Currently, about 220,000 state residents are enrolled in Medicare and 130,000 are on Medicaid.

“Basically, Medicare could be subject to the whim of the legislature,” said state Rep. Cindy Rosenwald, D-Nashua, former chair of the House Health and Human Services committee. “That could have a heavy effect on our most senior residents.”

Even more damaging, lawmakers may not be required to use the federal money for health care and could direct it to other areas.

The exchange proposal doesn’t include specific details about the health care services state officials would implement in place of the federal programs.

A House committee recommended that the legislation be held up for further study, but lawmakers moved the proposal forward.

It’s set to be considered in the Senate over the coming weeks.

“This bill is completely scant of how the legislature would go about doing this,” said Jeff Dickinson, advocacy director at Granite State Independent Living, a Concord-based social service agency that works with people with disabilities.

“What will (the programs) look like if the state were to go this route?” Dickinson asked. “It’s really irresponsible to the citizens of the state.”

Questioning the quality

Other bills facing the Legislature have prompted further questions about the quality of care at state medical centers, according to health care advocates.

Republican lawmakers have introduced a pair of bills proposing to alter or eliminate the certification process for state hospitals.

The bill sponsors introduced the legislation earlier this year, promising to build up the medical industry in the state by bringing jobs and economic investment by repealing the certification process.

“We have a regulatory process in place which stifles competition and prevents new entries, specifically specialty care centers,” said Rep. Marilinda Garcia, R-Salem, sponsor of HB 1642, which proposes to exempt for-profit, specialty hospitals from the certification process.

Garcia introduced the bill after learning that one group, the Cancer Treatment Center of America, was considering bringing a specialty care hospital to Salem. The project could bring with it as many as 500 jobs and more than $5 million for the local economy, she said.

“I welcome providing more options for specialty care in New Hampshire,” Garcia said.

But, medical providers across the state fear the legislation could come at a steep cost for hospitals and patients alike.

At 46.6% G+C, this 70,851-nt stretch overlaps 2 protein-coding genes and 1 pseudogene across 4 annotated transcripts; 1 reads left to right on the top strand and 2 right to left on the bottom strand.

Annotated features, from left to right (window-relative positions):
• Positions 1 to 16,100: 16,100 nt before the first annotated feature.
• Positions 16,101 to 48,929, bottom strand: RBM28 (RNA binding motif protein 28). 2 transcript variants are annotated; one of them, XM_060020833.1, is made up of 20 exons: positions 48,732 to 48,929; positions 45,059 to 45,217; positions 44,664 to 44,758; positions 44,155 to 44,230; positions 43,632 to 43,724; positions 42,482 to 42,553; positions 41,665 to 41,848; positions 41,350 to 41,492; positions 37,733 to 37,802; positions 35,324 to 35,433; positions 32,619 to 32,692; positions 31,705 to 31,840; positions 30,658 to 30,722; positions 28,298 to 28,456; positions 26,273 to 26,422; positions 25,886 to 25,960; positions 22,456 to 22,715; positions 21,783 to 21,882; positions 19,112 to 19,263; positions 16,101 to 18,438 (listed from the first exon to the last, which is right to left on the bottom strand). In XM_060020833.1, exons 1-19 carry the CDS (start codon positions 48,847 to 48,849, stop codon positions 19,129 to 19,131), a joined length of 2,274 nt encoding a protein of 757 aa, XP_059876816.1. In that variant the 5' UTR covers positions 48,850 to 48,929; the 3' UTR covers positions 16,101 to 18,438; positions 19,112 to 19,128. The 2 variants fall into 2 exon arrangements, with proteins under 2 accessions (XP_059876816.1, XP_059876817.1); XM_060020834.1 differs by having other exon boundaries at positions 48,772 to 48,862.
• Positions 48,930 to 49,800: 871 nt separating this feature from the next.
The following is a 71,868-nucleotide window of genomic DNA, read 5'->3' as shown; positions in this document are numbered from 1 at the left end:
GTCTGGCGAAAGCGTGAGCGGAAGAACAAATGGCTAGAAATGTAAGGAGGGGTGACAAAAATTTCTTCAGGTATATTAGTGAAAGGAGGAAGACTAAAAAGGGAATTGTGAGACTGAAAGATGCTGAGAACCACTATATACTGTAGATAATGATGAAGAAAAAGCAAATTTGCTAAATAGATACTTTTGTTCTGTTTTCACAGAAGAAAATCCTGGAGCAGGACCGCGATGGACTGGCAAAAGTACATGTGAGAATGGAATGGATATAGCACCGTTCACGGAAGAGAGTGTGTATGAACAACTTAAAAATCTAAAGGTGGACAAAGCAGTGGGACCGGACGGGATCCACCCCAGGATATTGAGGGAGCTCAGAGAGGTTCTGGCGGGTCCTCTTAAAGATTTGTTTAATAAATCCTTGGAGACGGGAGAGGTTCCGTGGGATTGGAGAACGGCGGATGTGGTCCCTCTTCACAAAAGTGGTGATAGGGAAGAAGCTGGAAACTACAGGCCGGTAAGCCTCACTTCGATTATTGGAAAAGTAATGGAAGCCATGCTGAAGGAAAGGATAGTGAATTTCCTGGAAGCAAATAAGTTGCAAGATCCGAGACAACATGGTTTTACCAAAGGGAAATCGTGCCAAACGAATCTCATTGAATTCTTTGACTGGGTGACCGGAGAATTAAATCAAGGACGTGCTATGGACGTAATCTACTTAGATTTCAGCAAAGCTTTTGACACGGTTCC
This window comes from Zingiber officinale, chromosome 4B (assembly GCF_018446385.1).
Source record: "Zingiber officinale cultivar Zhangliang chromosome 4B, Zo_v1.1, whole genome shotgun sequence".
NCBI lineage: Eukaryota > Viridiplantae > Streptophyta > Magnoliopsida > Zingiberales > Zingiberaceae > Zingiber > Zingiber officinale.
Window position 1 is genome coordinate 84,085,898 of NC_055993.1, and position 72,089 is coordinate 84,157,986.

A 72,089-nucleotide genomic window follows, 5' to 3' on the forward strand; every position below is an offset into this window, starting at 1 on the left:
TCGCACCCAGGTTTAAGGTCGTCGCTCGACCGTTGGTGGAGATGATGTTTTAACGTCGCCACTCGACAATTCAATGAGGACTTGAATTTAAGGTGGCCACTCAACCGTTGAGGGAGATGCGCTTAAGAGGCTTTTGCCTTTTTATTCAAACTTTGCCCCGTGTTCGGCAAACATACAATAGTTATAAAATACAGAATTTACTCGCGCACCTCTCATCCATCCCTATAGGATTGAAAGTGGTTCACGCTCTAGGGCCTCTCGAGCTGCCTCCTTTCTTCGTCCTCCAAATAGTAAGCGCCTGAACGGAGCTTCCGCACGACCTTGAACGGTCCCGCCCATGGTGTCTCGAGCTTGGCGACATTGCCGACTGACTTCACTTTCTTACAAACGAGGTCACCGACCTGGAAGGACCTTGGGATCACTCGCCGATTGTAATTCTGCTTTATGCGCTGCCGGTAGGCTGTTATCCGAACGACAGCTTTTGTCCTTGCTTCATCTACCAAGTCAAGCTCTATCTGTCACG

Many for-profit medical centers serve only patients with full private insurance coverage, opponents said. In New Hampshire, this would leave traditional community hospitals to serve those patients on Medicare or Medicaid, who are unable to pay for their own medical care, according to Steve Ahnen, president of the N.H. Hospital Association.

This would force hospitals to absorb any costs not covered by the federal programs, Ahnen said – possibly at the cost of other hospital programs or services.

Currently, Medicare reimburses about 82 percent of charges billed, while Medicaid reimburses about 52 percent.

“Every hospital in the state of New Hampshire takes care of patients without regard to pay or without regard to the insurance they have,” Ahnen said Friday. “But, (these for-profit institutions) say they can’t be all things to all people. … That’s a very dangerous precedent to set.”

To prevent this “cherry-picking” of patients, authors of HB 1642 included a provision that would require 65 percent of patients served in the specialty centers to come from out-of-state. “I’m sorry, but if that (remaining 35 percent) is going to cause our hospitals to collapse, we’ve got bigger problems,” Garcia said.

But, with hospital budgets already crunched, those numbers can add up quickly, according to Frank McDougall, vice president of government affairs at Dartmouth-Hitchcock Medical Center.

Last year, Dartmouth-Hitchcock served 88,000 Medicaid patients, taking a loss of more than $60 million, McDougall said last week. Further loss of privately insured patients could force the hospitals to cut back on services available.

“It threatens our mission,” McDougall said. “We take all patients regardless of their ability to pay, and now we’re taking the biggest whack. How backwards is this? … It’s absolutely tragic.”

Jake Berry can be reached at 594-6402 or